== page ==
Toxic relationships do not occur without a reason. They occur because you tolerate negative and manipulative behavior. They occur because you engage in manipulative behavior by reacting to it in an unhealthy way. I made the bed of my toxic relationship. I was far more emotionally invested in her value instead of my own, and as a result, I tolerated her manipulative behavior for far too long.
Meet Joe. The boyfriend chameleon.
“I’m independent. If a guy is too clingy or needy, I actually get afraid of hurting him – and I can’t deal with that.” – Ashley Greene
Remember Joe, the Investment Banker who seeks external validation? One night in a local coffee shop, he introduced himself to a beautiful brunette named Sami. She had just graduated from college and was buying tickets for a rock concert. Joe is attracted to her, although he intrinsically feels repelled by her taste in music. He has never liked rock and doesn’t recognize any of the band names she mentions.
He gets her number anyway and they go out on a couple of dates. It turns out that she is quite the wild child. She has multiple tattoos and body piercings that are inappropriate by Joe’s standards. But Joe can’t help but be seduced by her beauty. He has never been with a woman this attractive before.
During the next year of their relationship, Joe attends numerous rock ‘n roll concerts, gets a Prince Albert piercing, and a large tattoo covering his back that says I’m a Devil Without A Cause.
Eventually, Joe’s new personality and attitude get him fired from his job. He hates it anyway by now because it prevents him from rocking out and being a “bad boy.”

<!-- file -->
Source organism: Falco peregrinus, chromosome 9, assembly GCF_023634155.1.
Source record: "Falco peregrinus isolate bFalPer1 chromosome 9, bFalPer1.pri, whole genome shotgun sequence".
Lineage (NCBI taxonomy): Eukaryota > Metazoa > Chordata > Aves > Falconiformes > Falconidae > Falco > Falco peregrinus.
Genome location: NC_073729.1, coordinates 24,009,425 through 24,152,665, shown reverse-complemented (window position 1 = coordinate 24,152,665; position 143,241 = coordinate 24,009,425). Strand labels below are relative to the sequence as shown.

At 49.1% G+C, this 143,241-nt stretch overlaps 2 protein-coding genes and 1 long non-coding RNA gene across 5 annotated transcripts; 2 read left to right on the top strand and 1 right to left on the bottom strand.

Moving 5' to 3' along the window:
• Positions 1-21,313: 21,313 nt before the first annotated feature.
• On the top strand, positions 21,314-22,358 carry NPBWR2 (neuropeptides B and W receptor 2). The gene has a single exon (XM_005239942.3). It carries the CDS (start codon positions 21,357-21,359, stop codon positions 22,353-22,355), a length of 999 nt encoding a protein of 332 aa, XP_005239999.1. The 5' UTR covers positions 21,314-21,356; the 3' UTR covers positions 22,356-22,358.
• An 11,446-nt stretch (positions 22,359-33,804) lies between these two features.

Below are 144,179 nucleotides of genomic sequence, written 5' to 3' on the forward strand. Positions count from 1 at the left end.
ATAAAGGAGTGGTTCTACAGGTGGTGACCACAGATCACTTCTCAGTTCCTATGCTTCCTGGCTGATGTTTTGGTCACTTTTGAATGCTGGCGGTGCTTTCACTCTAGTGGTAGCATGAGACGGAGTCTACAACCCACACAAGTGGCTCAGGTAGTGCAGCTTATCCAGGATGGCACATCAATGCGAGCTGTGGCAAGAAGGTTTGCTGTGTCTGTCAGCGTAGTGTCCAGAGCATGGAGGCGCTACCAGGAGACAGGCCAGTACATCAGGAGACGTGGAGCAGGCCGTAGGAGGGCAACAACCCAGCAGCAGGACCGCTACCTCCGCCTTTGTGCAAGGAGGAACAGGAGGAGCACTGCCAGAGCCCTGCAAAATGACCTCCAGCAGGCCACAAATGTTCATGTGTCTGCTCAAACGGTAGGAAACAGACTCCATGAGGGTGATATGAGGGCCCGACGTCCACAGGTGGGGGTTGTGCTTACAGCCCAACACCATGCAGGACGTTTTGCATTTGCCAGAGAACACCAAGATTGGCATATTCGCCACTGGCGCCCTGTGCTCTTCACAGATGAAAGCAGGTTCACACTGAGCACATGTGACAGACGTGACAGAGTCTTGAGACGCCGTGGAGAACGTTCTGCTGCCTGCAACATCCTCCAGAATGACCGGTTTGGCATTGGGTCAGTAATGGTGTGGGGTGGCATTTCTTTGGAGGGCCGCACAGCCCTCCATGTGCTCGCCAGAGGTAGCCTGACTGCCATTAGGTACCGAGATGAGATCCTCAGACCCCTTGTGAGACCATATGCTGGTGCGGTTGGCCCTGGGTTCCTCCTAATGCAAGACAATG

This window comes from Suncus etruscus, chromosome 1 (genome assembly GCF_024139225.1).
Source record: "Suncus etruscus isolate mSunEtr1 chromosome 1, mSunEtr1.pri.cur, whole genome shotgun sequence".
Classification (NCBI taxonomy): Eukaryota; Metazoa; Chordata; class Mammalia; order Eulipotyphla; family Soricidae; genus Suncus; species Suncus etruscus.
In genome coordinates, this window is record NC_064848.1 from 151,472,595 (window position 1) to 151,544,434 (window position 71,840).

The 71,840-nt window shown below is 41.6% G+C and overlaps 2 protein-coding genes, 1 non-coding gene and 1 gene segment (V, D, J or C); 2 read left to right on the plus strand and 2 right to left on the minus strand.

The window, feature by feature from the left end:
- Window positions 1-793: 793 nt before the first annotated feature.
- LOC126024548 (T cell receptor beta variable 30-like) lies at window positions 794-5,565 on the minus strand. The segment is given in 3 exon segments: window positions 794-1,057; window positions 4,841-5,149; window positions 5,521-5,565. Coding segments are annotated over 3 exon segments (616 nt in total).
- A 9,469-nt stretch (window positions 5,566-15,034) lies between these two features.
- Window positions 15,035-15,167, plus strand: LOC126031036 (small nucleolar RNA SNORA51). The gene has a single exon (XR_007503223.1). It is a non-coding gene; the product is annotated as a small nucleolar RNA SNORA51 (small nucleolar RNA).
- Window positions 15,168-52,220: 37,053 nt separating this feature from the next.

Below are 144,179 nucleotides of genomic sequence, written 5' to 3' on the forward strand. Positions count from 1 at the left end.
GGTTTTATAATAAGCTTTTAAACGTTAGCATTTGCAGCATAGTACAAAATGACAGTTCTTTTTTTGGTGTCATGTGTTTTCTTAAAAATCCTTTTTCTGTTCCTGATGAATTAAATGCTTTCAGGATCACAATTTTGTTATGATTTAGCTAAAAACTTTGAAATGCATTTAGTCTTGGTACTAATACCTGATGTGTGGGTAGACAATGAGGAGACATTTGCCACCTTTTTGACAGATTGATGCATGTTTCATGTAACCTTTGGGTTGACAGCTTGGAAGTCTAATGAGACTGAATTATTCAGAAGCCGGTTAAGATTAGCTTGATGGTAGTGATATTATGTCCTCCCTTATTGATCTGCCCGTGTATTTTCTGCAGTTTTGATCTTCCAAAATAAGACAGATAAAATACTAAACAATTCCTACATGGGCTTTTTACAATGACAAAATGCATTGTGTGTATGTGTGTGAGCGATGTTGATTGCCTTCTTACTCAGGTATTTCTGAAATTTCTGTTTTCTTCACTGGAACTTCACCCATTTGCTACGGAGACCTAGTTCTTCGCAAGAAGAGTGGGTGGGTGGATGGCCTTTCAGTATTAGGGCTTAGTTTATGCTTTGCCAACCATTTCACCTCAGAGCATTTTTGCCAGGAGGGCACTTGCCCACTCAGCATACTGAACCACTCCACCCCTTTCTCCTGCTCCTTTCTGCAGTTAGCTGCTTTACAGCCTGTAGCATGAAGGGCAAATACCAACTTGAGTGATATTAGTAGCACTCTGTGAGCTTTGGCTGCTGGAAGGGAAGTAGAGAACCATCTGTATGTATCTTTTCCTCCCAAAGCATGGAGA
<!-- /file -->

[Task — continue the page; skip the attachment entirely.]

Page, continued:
Thirteen months into the relationship, Joe finds out that Sami has been sleeping with a few local rock artists, doing drugs he didn’t know she was involved in, and participating in orgies. A month later, Sami stops returning his texts and calls.
He loses his mind. He comes close to killing himself. Joe has been on quite the emotional roller coaster the past few years. From transforming his personality to getting a tattoo, to being fired. All of these transformations and many other subtle changes reinforced Joe’s belief that he was missing something in his life.
A few months later, Joe is looking at himself in the mirror. He has absolutely no idea who he is. He lost the one job he loved, and he lost all of his credibility as one of the top investment bankers in his office.
Joe is what most people call a boyfriend chameleon. He’s the guy who changes his lifestyle to match that of his new girlfriend. This is what I call falling into someone else’s values. We do this because we perceive ourselves as low value, and find someone else’s values and lifestyle more compelling than our own.
You don’t need to change to deserve love
“You yourself, as much as anybody in the entire universe, deserve your love & affection.”- Thanissaro Bhikkhu
Guys with low-self esteem seek people who they consider the higher value and then adapt to that person in hopes of gaining their love and approval. Andre in the TV show The League is a prime example. The motivation for this behavior is not an interest in expanding one’s identity, but rather a fear that one has to perform in order to close the inferiority gap. It’s a belief that one has to change their values and interests to deserve love.